August marks the one year anniversary of the “Unite the Right” rally in Charlottesville, Virginia. Last summer’s events saw demonstrators gathering under symbols- Confederate flags, swastikas, and the Iron Cross, to name a few- that connote hatred, exclusion, and are associated with the persecution of African Americans, Jews, Muslims, and many more marginalized communities. Marchers chanted slogans: “Jews will not replace us,” “White lives matter,” and “Blood and soil.” While the event was steeped in symbolic violence, it concluded in physical violence and the death of an anti-racism activist. To many onlookers across the country and the world, this episode was shocking, frightening, but all too familiar.
During an unusually sunny week in early July, 22 leaders of educational organizations gathered in Northern Ireland for Facing History and Ourselves’ Global Summit on Democracy and Education. We hailed from ten countries spanning most corners of the globe. Some came from places with deep democratic traditions, like Australia and the Netherlands, while others represented newer democracies like South Africa and the Czech Republic, or societies emerging from periods of violent conflict, like Colombia and Northern Ireland itself.
Last summer, Catherine Epstein, a Facing History middle school teacher in Boston, Massachusetts, posted a request on Facebook. She was looking for teachers who might be interested in starting a pen pal project with her students. She wanted to give young people the chance to interact with other peers from an entirely different background, with the goal of building empathy. As a teacher in Ozark, Arkansas, a rural, conservative town, I thought my class would offer the right contrast to Catherine’s urban, liberal environment. It was a refreshing idea and the start of a wonderful friendship for the two of us—and our students.
On Tuesday, June 26, the US Supreme Court announced its decision to uphold President Trump's travel ban. His 2017 executive order banned travel from eight countries, six with majority-Muslim populations and is often referred to as the “Muslim Travel Ban.” This contemporary moment illustrates the importance of court systems in fostering climates of inclusion or exclusion within a country.
Students are the future. My generation has opinions, a voice and power at our fingertips.
We use social media, political protests and other methods to share our views with our peers and with anyone else who will listen.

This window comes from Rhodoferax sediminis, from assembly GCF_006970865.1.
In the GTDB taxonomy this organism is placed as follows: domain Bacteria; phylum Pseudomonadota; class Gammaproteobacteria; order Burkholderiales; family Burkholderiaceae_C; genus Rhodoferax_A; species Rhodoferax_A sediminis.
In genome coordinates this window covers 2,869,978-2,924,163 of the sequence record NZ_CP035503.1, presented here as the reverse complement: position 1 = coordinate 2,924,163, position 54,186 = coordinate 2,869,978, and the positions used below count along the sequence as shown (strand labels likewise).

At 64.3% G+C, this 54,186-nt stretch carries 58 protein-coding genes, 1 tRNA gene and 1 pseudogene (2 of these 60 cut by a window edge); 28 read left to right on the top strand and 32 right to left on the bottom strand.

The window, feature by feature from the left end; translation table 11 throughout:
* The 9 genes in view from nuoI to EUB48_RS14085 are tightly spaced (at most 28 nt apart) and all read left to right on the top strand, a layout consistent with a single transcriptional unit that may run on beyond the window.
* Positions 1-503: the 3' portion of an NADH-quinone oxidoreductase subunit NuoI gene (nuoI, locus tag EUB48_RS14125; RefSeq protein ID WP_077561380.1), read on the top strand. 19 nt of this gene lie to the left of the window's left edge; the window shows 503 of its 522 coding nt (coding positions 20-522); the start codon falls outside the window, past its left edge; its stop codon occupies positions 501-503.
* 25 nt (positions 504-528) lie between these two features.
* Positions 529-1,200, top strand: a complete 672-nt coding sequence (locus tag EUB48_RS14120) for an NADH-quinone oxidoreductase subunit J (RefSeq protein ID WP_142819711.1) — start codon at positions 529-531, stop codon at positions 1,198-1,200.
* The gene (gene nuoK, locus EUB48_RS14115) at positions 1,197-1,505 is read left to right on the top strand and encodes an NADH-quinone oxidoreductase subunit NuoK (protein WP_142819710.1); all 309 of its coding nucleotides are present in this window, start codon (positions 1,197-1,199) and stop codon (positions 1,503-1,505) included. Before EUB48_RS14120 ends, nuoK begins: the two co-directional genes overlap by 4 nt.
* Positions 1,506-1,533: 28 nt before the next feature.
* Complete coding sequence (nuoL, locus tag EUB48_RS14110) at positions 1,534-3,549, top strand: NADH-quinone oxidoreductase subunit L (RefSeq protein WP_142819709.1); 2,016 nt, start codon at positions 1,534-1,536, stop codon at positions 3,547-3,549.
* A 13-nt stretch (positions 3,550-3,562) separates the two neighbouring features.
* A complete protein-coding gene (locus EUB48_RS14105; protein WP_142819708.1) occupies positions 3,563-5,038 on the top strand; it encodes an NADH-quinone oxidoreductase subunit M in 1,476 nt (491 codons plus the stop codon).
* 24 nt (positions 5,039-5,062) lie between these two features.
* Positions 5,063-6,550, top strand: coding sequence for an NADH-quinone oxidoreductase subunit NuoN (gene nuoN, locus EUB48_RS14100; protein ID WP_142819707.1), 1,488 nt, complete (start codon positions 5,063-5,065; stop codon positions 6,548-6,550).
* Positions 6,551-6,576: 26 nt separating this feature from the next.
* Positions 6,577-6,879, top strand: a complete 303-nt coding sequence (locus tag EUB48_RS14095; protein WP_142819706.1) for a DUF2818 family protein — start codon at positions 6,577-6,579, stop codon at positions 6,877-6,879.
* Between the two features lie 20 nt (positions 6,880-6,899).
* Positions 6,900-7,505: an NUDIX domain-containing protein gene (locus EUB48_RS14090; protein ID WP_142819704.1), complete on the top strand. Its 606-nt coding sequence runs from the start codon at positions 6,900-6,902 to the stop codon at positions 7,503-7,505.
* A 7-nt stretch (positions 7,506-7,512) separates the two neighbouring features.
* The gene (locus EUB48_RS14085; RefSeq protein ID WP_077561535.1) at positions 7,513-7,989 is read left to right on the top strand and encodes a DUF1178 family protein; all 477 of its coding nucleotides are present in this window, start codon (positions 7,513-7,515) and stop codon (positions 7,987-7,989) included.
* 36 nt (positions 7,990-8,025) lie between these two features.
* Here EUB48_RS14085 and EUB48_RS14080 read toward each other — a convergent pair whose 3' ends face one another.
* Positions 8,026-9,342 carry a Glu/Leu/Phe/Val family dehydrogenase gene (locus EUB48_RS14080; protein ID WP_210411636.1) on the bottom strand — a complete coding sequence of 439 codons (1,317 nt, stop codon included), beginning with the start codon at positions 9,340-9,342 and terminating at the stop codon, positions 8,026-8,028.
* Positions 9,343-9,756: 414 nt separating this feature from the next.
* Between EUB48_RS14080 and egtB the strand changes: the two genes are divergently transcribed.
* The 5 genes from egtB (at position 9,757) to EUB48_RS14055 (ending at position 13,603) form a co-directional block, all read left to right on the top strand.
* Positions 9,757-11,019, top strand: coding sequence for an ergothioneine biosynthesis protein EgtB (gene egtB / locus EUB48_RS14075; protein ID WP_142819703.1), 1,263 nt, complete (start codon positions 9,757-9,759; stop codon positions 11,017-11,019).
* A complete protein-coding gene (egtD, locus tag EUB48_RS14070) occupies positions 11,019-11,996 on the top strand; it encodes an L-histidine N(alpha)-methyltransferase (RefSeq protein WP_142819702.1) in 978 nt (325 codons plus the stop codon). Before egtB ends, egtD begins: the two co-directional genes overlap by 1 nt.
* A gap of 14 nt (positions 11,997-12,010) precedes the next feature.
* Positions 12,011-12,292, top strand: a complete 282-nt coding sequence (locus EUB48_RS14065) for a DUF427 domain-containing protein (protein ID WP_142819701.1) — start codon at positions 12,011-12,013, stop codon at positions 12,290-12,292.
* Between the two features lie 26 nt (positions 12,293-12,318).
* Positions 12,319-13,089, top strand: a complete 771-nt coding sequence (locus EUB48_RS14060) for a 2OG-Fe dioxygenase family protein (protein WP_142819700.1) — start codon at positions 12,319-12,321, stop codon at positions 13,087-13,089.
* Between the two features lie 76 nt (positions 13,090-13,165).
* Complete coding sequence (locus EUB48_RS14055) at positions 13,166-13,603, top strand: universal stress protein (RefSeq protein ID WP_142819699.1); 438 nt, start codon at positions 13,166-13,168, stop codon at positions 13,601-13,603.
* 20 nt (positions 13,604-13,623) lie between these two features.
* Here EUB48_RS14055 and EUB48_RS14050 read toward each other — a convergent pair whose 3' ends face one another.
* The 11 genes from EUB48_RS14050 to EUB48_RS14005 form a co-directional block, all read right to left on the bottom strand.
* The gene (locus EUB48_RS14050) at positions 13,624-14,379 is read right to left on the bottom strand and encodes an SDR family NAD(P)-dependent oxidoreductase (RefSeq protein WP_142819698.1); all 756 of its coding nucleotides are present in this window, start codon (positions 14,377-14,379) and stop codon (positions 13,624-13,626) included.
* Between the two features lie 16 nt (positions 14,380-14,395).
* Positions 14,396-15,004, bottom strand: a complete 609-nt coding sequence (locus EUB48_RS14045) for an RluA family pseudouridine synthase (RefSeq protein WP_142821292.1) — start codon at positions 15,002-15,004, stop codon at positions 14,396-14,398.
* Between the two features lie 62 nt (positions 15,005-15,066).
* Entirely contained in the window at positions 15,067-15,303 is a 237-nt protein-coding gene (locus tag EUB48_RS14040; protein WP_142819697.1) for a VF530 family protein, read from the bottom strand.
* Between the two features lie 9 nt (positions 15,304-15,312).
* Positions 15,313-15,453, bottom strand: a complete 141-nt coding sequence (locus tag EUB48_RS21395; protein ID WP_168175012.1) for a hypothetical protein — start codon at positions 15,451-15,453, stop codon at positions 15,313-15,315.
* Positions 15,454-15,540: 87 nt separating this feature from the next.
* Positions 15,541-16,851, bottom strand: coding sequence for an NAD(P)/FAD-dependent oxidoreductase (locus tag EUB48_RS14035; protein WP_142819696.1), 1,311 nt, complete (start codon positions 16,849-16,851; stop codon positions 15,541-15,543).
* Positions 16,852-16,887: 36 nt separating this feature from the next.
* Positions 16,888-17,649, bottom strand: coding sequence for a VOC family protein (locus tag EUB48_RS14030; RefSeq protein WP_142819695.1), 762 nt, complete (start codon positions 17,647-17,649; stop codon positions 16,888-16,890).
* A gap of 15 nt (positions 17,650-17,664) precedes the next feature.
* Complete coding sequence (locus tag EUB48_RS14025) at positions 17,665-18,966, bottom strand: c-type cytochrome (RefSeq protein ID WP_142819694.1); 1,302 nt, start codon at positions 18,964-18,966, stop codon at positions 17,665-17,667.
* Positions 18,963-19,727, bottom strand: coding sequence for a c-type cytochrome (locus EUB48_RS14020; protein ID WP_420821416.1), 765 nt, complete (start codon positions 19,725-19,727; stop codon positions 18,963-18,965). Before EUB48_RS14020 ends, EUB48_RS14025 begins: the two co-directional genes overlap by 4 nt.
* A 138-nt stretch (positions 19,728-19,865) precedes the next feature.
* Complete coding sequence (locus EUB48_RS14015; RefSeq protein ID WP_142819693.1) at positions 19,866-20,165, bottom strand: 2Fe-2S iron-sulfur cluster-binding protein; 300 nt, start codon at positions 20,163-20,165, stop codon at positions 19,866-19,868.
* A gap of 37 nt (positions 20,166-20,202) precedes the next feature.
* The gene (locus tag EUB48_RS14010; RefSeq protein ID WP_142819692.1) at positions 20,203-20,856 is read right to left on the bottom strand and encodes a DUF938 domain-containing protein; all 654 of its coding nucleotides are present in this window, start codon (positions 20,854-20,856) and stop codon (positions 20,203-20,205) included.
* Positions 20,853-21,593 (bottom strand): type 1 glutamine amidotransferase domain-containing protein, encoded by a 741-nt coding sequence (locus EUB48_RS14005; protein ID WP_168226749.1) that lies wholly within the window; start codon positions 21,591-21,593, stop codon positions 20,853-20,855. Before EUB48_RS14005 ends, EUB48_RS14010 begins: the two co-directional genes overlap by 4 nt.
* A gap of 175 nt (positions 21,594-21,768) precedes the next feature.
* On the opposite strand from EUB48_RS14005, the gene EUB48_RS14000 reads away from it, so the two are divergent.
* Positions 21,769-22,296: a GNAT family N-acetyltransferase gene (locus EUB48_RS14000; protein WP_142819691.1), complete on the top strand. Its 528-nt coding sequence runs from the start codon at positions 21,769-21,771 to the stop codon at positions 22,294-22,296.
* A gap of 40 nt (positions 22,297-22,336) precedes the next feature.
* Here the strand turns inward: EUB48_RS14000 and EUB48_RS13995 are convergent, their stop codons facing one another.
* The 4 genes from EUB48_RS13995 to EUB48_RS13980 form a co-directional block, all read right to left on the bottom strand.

We start movements and lead teach-ins. We use technology, our opportunities and our privileges to effect change in society.
The March for Our Lives protest against gun violence galvanized a population of young people to say #Enough and #NeverAgain to gun violence.
But the youth movement extends beyond gun violence.
Topics: Student Voices
At the end of a heart-wrenching week, I want to share my perspective on the ongoing humanitarian crisis unfolding on the southern border of the United States.
As you know, Facing History and Ourselves has devoted our attention and concern to similar debates over immigration, the border, and DACA over the last several years. Yet this latest news compels me to reaffirm one of the most profoundly held values of our organization:
We oppose the dehumanization of any group of people, in any form.
Today is World Refugee Day. Read this guest post from Leah Shafer to consider the unique challenges refugee students face everyday in the classroom.
On August 1, a Danish law will ban full-face veils such as niqabs and burqas worn by some Muslim women. This restriction raises questions about national identity and the tensions that arise as migration alters demographics and cultural expressions. At the center of this law are assumptions about what it means to be Danish, concerns raised by religious pluralism, and decisions regarding the treatment of minorities.
Topics: current events
Often, summer is a time for relaxation. However, many of us also seek stories that will immerse us in the experiences of others or will help us stay engaged in making a better world. Here are a few picks that will teach, challenge, and inspire us this summer.
The right book can bring a school community together. That's why we encourage whole-school reads. The book itself will offer a powerful theme, an inspiring character, or a memorable moment that can bring everyone together and help students and teachers strengthen their bond as a community. The process of reading and discussing the book as a school builds shared understanding, reference points, and memories. They even help open up difficult conversations. Even though this school year is winding down, consider how you can organize a whole-school read for next year by checking out these 10 easy steps!